The Mysterious Affair At The Ministry Of Finance


OK, So I am really, confused. After listening to the Indian Finance Minister’s Budget speech yesterday, I dutifully have scoured a huge amount of reportage on the matter, and looked at the statement of the industry captains who issue the by-now-regular press releases with their thoughts. What strikes me is the almost-by-rote repetition of a few words – Focus on Farmers, MSMEs and creation of jobs.

I can completely agree with the first – this budget speech focused more on farmers than any since Chaudhary Charan Singh’s budget speech in 1978! MSP at 1.5 times the cost (never mind that there is a huge confusion on how cost is calculated in the first place by CACP), cluster based development of agro commodities, near doubling of the outlay for Food Processing and it goes on and on…

What I find strange is the issue of MSME. While everybody is saying that the FM has given a big boost to MSMEs, let us look at exactly what he has done:

- Reduced the Income Tax to 25 % for the companies with turnover of Rs 250 cr, from the existing Rs 50 cr.

- Rs 3794 crore to MSME Sector for giving credit support, capital and interest subsidy and innovations

Now, whichever way you see the above and interpret them, where do you see jobs being created? The FM also says in his speech that since the tax is now reduced to 25%, the businessperson will have more money to create jobs.

N prizes for guessing that the Hon’ble Minister has received his brief from someone other than his coterie of mandarins in North Block. Or have they? I mean, how does one create more jobs from the money at one’s disposal? Logic tells us that one can create more jobs by producing more, selling more and connecting with more people as buyers, sellers, distributors etc. Just because one saves a few dollars more through lower taxes, one isn’t really committed to give that money away as salary to more people or use it to invest in machines or raw material.

Another equally bewildering statement came from BJP President Amit Shah who claimed that the ‘budget proves wings to the aspirations of the poor, the farmers and the middle class.’ I have only one humble request to make. Please sack your speechwriter or press release maker, if you have one that is!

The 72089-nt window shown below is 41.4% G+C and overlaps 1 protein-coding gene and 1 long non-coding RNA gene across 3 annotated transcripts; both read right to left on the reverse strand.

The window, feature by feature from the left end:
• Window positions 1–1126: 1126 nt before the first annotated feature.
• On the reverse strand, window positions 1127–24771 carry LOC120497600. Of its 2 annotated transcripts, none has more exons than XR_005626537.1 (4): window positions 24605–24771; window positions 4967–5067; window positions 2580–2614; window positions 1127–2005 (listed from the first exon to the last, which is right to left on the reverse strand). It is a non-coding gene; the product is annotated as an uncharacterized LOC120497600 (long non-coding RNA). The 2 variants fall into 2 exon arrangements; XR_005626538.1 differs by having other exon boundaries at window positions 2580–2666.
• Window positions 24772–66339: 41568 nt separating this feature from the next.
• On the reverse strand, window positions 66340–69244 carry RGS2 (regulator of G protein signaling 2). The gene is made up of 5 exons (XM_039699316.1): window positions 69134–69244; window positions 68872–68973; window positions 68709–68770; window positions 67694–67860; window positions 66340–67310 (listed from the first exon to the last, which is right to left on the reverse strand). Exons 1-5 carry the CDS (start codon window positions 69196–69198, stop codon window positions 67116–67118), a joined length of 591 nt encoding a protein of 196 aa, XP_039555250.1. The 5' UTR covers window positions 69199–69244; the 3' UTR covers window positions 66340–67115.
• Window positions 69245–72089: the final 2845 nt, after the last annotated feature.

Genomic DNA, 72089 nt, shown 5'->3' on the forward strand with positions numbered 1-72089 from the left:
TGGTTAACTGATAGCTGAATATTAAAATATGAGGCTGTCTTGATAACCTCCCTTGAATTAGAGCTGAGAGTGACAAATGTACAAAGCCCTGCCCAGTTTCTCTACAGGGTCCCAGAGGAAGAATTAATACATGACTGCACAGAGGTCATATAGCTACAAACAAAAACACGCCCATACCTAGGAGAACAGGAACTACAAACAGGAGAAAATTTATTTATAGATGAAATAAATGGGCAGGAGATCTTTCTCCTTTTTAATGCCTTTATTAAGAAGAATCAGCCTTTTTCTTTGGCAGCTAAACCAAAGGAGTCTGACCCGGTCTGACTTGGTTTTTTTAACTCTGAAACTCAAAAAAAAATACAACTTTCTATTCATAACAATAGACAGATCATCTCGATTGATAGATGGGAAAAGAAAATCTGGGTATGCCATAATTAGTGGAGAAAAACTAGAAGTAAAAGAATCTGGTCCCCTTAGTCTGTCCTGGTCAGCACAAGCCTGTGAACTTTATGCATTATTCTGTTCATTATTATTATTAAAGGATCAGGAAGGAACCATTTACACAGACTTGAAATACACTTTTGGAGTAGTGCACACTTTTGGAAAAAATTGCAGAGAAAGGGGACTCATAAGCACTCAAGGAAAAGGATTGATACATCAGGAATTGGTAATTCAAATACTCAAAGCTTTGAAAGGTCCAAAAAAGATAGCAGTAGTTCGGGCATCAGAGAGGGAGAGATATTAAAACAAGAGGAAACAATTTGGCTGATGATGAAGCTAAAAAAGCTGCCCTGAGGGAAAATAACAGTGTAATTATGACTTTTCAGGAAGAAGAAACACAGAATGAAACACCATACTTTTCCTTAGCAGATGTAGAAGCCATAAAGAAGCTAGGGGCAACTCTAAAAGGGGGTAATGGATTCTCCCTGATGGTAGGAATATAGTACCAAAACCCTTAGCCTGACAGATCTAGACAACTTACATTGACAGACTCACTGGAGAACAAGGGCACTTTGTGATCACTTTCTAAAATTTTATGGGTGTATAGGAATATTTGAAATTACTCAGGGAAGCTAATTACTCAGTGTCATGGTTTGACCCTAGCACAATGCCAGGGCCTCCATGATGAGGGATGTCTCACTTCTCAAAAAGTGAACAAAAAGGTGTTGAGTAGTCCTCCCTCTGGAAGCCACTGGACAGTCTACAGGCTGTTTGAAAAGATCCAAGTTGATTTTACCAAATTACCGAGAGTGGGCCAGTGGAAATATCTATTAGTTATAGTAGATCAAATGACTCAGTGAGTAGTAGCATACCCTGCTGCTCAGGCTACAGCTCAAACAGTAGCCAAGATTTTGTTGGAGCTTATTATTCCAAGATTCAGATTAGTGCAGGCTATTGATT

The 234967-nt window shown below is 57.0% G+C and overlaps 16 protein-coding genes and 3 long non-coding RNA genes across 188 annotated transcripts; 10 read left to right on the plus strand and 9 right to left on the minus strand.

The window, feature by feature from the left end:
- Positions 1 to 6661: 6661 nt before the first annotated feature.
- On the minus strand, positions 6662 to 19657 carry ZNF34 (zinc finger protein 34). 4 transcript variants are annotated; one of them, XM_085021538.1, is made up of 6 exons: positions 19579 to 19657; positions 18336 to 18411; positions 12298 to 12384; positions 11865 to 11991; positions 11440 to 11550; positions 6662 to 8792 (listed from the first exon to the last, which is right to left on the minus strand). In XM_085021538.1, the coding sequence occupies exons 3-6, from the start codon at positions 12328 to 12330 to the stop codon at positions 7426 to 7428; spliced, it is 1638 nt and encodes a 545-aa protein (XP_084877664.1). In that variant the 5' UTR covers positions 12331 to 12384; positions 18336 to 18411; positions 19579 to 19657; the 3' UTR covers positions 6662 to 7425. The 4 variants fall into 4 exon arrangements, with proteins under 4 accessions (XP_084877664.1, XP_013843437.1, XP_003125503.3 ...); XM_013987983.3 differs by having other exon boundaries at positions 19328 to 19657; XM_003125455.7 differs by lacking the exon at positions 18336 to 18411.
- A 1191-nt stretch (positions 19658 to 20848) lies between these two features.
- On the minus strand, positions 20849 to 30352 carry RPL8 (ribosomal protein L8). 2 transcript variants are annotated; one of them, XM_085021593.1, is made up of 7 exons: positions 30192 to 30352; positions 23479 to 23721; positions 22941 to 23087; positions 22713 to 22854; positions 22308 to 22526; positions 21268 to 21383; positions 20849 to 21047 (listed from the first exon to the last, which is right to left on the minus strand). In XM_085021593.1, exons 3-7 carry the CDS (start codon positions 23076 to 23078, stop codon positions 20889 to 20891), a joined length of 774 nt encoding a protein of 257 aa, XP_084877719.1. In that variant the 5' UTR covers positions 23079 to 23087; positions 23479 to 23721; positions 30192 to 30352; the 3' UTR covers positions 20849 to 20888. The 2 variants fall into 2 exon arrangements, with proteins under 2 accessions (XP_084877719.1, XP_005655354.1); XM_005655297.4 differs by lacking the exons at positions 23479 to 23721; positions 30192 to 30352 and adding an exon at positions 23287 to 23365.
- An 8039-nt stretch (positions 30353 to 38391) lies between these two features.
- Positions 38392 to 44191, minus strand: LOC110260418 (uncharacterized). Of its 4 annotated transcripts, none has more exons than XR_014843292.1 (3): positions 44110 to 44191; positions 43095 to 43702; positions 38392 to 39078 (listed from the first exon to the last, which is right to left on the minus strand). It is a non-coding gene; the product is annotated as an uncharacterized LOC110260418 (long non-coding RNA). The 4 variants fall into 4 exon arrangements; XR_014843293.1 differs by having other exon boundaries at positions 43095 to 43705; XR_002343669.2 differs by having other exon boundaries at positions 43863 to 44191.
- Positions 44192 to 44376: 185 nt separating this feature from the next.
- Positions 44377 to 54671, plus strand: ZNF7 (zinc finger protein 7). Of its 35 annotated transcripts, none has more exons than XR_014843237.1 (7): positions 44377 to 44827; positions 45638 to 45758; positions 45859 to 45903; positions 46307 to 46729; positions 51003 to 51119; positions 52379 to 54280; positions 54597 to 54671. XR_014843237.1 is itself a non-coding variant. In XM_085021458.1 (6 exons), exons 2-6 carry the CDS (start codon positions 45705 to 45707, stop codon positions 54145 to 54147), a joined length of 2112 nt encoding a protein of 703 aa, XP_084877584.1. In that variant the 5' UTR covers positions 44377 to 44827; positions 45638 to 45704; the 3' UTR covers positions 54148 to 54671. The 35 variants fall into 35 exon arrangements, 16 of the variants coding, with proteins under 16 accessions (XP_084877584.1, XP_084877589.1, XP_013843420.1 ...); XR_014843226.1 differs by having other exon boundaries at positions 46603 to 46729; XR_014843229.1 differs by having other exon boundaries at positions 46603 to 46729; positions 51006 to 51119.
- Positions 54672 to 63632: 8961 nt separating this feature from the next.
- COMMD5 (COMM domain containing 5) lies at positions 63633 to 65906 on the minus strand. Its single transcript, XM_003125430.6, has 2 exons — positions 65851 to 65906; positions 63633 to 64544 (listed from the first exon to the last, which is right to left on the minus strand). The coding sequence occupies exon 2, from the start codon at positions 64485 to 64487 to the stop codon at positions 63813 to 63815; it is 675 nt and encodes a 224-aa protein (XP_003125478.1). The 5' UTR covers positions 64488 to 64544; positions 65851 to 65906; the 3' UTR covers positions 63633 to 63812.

For, if ever there is one category of Indians you would not want to meet for the next week or month, it is the middle class. The Budget has given them a sop of at best Rs.6000 via the standard deduction formula while knocking off all other benefits that accrued from medical, transport bills amounting to about Rs. 34,000. In most other cases, you’ve squeezed their purses. Yes Sir! The taxes have increased.

Amongst the best example of this is the two rupees you reduced on petrol and diesel, two commodities whose prices hit the common man the hardest, given that it increases transport costs – something that doesn’t get mapped even in your own Wholesale Price Index basket. While going to town with this announcement, you subtly brought in an additional cess on fuel that effectively neutralizes any chance of a reduction in prices. Of course, the story of artificially keeping prices high in India when globally it was low, is another story that is long forgotten, and forgiven.

As far as the Rs 3,794 crore that the FM has allocated as above, I don’t know what it means. Is it government’s burden of Mudra insurance or is it something else?

The increase of turnover limit from Rs. 50 crore to Rs 250 crore, benefits only 3% of the companies, as per the Finance Minister’s own admission. Welcome as it is, when members of the house wanted him to reduce tax rates for other companies, he apparently asked “don’t you want the MSMEs to benefit”? It is as bizarre a logic as it gets. No Sir, we want everyone to benefit. Why would you assume that just because we are asking for more, we want someone else NOT to get the benefit?

As I said, my head is spinning.